being who I think I am

by

It's all good as it is

Sometimes the changes I went through regarding my personality give me goosebumps. I see pictures, read through old journals and hear myself talking with my best friends about some bullshit I did I thought was cool, or even legit. And I can't believe how different I have been in comparison to what kind of person I am now.  Everyone of us knows this feeling. And even if the distance between you two, your former self and your current self, is so vast, you can feel a very strong connection to who you've been at the time of the horrible style-fail, of when the biggest problem where pimples and the time where you made mistakes you'll never gonna forget.

And in some profound way that's totally okay. It is even more than okay: It makes us the persons we are today and I, as for my part, am proud of myself. Being perfectly honest, I think many of us would consider ourselves as good persons and we know that others do so, too. In a human-life, you made decisions and committed mistakes you're not proud of, in situations you would handle completely different today. But the fact that growing and developing into better versions of oneself, includes learning from mistakes. This makes it impossible to avoid either failures, the transitioning through political attitudes or changing deep-rooted character- and behavior-traits. And this can be a good thing! At least I hope it's rather a good thing than a worsening..

Being aware of this kind of makes us able to accept the way which got us to where we are today, even if it's been a bumpy ride. But as beautifully holistic of a person's identity this approach to look at development of self is, I sometimes find problems in all this integrity. 

Or is it all deception?

I find them when my inner voice, or maybe better call it inner chatter, speaks in ways to me it last did fourteen years ago. It's not always things which make me wanna hug myself and respond self-compassionately, soothing my inner child or some such. Sometimes it says things which scare me. Things which misgive me about the person who I think I am or the person who I say I am. There would come thoughts in my mind which I wouldn't speak out loud, thoughts which try to lead me to decisions I would never approve to be any rational, smart or kind. But me, having these thoughts coming to my mind just scares me. Sometimes what I think is completely contrary to how I would act or to what I would say I think to others. Experiencing such a mind-twist confronts me with questions about authenticity, honesty, self-escape and well-lived deception - If I'm not the person who I think I am, do I actually deserve the things I want to achieve in life? Do I deserve the life I strive to build?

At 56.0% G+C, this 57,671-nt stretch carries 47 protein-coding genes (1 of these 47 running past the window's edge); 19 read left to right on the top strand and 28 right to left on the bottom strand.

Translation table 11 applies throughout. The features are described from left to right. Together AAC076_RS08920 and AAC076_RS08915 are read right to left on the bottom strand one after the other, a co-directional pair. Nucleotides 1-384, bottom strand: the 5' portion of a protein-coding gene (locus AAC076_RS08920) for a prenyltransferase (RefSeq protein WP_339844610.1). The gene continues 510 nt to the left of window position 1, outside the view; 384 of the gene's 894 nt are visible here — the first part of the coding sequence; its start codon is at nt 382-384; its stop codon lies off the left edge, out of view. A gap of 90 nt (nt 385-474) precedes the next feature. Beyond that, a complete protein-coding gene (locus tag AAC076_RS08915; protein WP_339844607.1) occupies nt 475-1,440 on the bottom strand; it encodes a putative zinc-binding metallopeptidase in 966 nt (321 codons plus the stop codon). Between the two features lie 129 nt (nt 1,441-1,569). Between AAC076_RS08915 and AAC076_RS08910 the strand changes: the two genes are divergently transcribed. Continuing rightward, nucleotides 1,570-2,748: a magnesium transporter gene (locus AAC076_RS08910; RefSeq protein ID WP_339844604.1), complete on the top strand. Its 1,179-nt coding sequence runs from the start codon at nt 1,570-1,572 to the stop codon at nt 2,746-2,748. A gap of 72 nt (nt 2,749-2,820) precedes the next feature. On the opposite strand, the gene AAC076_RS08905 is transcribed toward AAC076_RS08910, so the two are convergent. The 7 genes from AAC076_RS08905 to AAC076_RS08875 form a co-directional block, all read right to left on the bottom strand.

In moments like these it becomes clear how fragmented our personalities or characters are. Observing these thoughts we are not proud of and we would not identify ourselves with, we'll notice something familiar, if we do it carefully. Familiar, because we actually know who is talking to us. We've been knowing these different voices for a while, sometimes for a lifetime and mostly, at least since childhood. They keep on popping up, stuck in the mindset they grew out of and trying to apply our former needs, desires and problems on the situation at hand, now, to our current reality. Telling us to ignore our crush's message as penalty for not having provided enough attention, batter us with old and toxic thought-patterns at the slightest trigger and letting us fall back in harmful behavior we came over years ago. 

Accepting , Unmasking and Re-directing

Seeing this, the first step is done. The first step towards stilling your fear of cheating yourself and not noticing it. As we become aware how many different parts, different versions of ourselves which constitute the character we carry in us, we can make sense of all this. Having had experiences we remember and having seen how life has gradually shaped us and this way somehow has lead us to the present moment, we can somehow grasp the connectivity between the various parts of ourselves we find united in the self. The fact that a voice in your head talks you down after having compared yourself with someone else, does not imply that you actually think that badly of yourself. There is no need for throwing away all those reasons for being proud of yourself, no need to raise doubt on you being who you think you are.

The only thing you have to get is that it is perfectly normal to keep parts of your former self which probably have been with you for a long time, or in critical time, or just frequently in short intervals. They have a way to look at things which they once thought was good for you, which might have protected you in situations in life you needed protection in order to survive emotionally. Your inner parts won't fade away - they are souvenirs you collected throughout life, they are components of what sums up to being you today. That your actual, conscious self can't identify itself with them anymore is not a problem, but a good thing - a sign for occured development and a precursor for upcoming changes for the good at the same time. Transforming them in springs of transformation can be the easiest thing, by just stopping to resist them and fucking yourself up about that they are there and instead, listening to them, accepting what they say and showing them where they go wrong.

 

 

 

 

 

Julia Held

I am a philosophy masterstudent, a writer and host of the podcast of "Transformatorenwerk Leipzig". I am interested in philosophy as practice - for creating one's life, for personal and emotional development and for a balanced and exciting life. My vision is to strengthen the person as a responsible subject which thinks and acts by itself while answering to the world it encounters.